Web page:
This time, the upheaval of separation would have been even more disruptive to the monarchy, and to Elizabeth herself. The Queen may have a regal pedigree, but she’s also half-Scottish through her mother, Lady Elizabeth Bowes-Lyon, youngest daughter of the 14th earl of Strathmore and Kinghorne, who spent much of her childhood in the ancient family seat of Glamis Castle. Wallis Simpson acidly nicknamed her the “fat Scottish cook.” Indeed, Elizabeth and her husband loved nothing more than retreating to the bracingly cool, rainy climes of Glamis and the royal estate of Balmoral, where they’d indulge in deer-stalking, fly-fishing and brisk walks. In 1930, Princess Margaret came into the world at Glamis, while Queen Elizabeth the Queen Mother spent long stretches of her widowhood at her private home, the Castle of Mey, isolated on the north coast.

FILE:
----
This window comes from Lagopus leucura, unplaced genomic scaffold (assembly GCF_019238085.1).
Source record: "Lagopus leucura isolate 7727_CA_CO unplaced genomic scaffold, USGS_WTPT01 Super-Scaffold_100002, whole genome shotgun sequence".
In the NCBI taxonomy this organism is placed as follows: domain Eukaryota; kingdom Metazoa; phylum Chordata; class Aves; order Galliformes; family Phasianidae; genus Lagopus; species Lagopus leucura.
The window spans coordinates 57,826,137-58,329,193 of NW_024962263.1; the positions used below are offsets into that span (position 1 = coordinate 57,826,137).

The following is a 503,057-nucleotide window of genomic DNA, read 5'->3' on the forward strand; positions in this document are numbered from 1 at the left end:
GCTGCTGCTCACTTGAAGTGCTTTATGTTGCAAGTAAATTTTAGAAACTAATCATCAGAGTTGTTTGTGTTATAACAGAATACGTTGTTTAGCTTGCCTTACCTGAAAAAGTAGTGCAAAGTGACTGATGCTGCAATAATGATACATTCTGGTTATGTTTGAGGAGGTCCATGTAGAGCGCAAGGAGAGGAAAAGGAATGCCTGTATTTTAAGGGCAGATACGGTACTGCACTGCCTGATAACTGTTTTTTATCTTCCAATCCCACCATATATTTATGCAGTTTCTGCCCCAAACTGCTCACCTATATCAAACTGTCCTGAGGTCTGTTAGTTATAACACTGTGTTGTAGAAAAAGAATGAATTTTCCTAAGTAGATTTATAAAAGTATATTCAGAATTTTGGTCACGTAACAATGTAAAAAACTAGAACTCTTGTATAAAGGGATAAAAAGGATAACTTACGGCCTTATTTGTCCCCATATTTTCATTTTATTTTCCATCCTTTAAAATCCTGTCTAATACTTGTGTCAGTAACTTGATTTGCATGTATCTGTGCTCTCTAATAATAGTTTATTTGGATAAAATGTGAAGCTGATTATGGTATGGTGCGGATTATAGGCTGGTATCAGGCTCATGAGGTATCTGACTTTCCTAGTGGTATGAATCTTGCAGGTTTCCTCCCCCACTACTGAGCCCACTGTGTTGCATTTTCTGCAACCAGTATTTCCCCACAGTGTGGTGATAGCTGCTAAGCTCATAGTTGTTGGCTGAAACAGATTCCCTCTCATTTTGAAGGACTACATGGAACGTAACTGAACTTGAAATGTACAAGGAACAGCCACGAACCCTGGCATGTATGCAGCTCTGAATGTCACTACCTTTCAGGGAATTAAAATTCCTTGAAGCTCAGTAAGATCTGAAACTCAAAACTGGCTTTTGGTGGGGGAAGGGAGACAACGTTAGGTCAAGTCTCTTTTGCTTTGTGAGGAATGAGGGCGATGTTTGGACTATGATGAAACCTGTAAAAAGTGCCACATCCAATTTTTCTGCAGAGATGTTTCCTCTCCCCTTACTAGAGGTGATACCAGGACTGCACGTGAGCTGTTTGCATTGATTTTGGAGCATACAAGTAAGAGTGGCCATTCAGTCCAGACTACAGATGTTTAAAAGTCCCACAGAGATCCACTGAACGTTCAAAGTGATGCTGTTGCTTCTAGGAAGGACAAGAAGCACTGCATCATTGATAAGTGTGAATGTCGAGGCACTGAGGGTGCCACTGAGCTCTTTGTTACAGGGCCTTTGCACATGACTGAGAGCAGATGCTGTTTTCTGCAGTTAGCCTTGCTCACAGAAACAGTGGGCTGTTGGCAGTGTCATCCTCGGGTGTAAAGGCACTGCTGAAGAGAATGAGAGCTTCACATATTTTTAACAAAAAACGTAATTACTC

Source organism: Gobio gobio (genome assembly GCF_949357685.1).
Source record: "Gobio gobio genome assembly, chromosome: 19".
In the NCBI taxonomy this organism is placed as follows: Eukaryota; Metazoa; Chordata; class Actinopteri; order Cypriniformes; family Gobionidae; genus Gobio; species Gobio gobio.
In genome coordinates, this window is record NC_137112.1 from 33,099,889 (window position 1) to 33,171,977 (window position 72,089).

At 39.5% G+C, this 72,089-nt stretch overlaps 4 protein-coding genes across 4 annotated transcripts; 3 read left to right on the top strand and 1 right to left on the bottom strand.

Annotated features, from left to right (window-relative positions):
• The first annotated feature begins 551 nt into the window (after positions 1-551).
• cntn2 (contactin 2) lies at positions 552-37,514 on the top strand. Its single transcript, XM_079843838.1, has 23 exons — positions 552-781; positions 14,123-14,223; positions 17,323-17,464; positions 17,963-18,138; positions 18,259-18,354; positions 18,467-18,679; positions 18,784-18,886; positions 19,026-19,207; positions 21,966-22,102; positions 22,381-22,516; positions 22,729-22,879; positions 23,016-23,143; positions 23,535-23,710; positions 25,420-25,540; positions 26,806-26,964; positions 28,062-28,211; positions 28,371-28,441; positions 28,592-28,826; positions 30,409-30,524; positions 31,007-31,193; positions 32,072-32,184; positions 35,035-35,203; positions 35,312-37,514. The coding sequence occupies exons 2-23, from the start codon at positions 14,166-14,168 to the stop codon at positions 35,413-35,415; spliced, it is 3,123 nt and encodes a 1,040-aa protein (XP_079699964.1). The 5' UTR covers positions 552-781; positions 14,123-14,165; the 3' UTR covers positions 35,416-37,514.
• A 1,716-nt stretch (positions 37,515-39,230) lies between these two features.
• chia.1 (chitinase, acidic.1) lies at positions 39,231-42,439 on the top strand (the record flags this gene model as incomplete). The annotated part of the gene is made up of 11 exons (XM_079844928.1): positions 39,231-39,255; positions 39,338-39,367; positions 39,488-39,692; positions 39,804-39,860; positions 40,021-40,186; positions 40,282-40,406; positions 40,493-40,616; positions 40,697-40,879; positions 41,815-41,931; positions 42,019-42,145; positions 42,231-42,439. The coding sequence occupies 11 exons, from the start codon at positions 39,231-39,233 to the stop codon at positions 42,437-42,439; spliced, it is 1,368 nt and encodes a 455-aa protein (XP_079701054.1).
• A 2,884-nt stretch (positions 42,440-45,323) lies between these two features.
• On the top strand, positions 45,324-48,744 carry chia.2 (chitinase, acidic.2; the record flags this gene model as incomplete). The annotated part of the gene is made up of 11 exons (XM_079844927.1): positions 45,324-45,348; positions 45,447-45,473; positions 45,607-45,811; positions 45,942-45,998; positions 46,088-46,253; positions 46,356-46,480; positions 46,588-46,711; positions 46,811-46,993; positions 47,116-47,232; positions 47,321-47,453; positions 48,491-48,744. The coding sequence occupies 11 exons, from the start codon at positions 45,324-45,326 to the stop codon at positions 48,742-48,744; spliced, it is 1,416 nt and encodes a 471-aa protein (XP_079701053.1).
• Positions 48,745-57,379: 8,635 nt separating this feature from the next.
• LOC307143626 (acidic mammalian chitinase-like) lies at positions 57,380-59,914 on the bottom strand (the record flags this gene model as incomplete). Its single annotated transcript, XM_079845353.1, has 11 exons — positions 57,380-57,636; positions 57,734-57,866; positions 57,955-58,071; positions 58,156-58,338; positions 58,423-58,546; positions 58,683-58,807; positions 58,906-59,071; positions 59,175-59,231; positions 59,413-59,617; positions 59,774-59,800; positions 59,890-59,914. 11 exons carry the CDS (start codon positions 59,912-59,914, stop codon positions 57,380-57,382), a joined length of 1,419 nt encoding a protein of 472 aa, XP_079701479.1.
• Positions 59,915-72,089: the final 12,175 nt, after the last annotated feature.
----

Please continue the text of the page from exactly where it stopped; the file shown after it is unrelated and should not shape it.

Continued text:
For the current Queen, Scotland is not merely a part of her kingdom that she visits regularly, but where she’s truly free to relax and enjoy the company of her extended family in the peace and tranquility of the Highlands. In addition to her regular duties and engagements around Britain, the monarch has carved out a specific Scottish role. Every July, she moves north, first to Edinburgh for a series of official engagements, then to Balmoral for two months of vacation. Aside from the odd visit to a horse farm, the Queen has never holidayed outside the U.K.
The original estate was bought in 1852 by Queen Victoria and Prince Albert after the couple fell in love with the Highlands during a holiday. Today, it’s a working estate encompassing 20,000 hectares, and it’s such a popular attraction, with so many paying vistors—nearly 100,000 each year—that the Queen spends her first week at the estate’s Craigowan Lodge, waiting for the last of them to leave. Then she moves into the tartan-clad hallways and rooms of the castle, where baby carriages and rubber boots line entryways. Kilts and plaid skirts are de rigueur, as are hours spent outside, sometimes cleaning up meals barbecued by Prince Philip. Such is the royal family’s affection for Balmoral that Charles and Camilla regularly visit Birkhall, their house on the estate, during the year.